What do children and young people in care want from social workers? Understand more about children’s experiences, from going into care to leaving it, and the ways in which you can support them through your practice.
Refresh your knowledge of key aspects of work with looked-after children and young people, including assessment, care planning and review.
How to work well with birth parents, including supporting behaviour change, assessment and rehabilitating the home.
Note about terminology: this hub refers in different contexts to children in care, in the care system, care-experienced children, those with lived experience of care and children who are looked after. We also continue to refer to a ‘looked-after child’ or ‘looked-after children’ to reflect the legislation and Department for Education guidance. We will keep this terminology under review.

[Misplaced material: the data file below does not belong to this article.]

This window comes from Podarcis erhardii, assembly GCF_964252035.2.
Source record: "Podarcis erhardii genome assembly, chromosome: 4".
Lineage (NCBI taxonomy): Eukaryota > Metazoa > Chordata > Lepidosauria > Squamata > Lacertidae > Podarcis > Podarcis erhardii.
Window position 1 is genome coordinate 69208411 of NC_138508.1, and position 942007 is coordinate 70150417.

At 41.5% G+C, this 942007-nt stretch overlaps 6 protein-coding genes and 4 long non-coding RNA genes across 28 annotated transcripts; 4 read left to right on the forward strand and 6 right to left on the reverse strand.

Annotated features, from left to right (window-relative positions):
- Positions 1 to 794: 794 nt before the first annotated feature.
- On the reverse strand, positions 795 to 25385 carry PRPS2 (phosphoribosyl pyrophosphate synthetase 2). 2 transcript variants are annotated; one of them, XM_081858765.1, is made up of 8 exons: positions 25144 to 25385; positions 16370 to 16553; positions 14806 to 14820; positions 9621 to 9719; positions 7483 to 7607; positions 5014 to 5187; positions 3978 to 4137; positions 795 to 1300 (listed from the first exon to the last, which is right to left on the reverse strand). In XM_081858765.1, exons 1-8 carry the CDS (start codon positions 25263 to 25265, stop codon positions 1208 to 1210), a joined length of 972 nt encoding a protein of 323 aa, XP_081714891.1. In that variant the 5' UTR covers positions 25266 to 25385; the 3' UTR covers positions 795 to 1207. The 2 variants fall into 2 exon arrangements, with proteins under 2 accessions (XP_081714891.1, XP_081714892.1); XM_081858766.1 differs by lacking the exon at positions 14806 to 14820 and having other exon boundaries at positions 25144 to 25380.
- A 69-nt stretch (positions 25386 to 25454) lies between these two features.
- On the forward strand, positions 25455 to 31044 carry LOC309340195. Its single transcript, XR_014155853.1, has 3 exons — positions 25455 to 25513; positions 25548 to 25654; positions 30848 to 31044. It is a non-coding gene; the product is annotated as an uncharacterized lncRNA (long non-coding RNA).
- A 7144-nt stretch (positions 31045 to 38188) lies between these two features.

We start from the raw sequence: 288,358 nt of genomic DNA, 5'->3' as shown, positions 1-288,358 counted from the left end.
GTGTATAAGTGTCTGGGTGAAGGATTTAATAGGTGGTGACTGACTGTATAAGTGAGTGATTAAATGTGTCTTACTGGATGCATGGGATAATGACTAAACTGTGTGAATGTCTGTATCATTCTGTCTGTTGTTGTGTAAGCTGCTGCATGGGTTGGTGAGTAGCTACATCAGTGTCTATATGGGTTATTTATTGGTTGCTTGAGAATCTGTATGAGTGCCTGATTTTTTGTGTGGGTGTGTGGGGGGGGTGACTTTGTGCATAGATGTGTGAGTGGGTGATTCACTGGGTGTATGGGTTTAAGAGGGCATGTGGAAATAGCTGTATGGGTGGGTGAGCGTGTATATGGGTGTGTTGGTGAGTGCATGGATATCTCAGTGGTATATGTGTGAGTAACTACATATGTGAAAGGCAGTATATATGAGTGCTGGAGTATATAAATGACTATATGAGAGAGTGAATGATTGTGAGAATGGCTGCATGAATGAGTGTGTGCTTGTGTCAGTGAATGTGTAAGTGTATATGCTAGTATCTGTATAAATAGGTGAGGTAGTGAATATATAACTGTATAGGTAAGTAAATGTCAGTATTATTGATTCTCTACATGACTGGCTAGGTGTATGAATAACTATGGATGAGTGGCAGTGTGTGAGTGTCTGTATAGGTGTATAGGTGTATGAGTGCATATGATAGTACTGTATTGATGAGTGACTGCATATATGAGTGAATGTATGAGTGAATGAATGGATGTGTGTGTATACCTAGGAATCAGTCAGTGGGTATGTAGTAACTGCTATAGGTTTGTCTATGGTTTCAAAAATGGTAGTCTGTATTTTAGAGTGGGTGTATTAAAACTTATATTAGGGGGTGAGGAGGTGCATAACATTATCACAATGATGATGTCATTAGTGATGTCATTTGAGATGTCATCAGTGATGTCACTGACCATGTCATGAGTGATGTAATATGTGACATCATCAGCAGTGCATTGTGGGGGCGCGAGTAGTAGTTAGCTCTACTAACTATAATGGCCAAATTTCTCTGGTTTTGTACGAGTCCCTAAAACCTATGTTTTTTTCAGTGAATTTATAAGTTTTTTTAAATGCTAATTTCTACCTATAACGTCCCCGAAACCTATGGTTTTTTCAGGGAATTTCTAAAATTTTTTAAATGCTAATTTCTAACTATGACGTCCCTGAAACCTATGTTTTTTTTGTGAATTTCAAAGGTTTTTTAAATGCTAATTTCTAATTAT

If you are directly quoting the author's own words from this document you must acknowledge that they are not your own words by putting them within quotes marks, reference the source in the text and then provide the full reference at the end of the document. For example:
In the text:
Brackenbridge argues that "[t]he interpersonal dynamics of sexual abuse in sport are similar to those in other settings but exacerbated by some key situational differences" (Brackenbridge, 2008).
Full reference to insert at the bottom of the document:
Brackenbridge, C. (2008) Child Protection in Sport. Guide.
Community Care Inform Children [online].
Available at: https://www.ccinform.co.uk/articles/2008/02/22/1973/Child+protection+in+sport.html [accessed: INSERT DATE HERE (eg 25 November 2015)]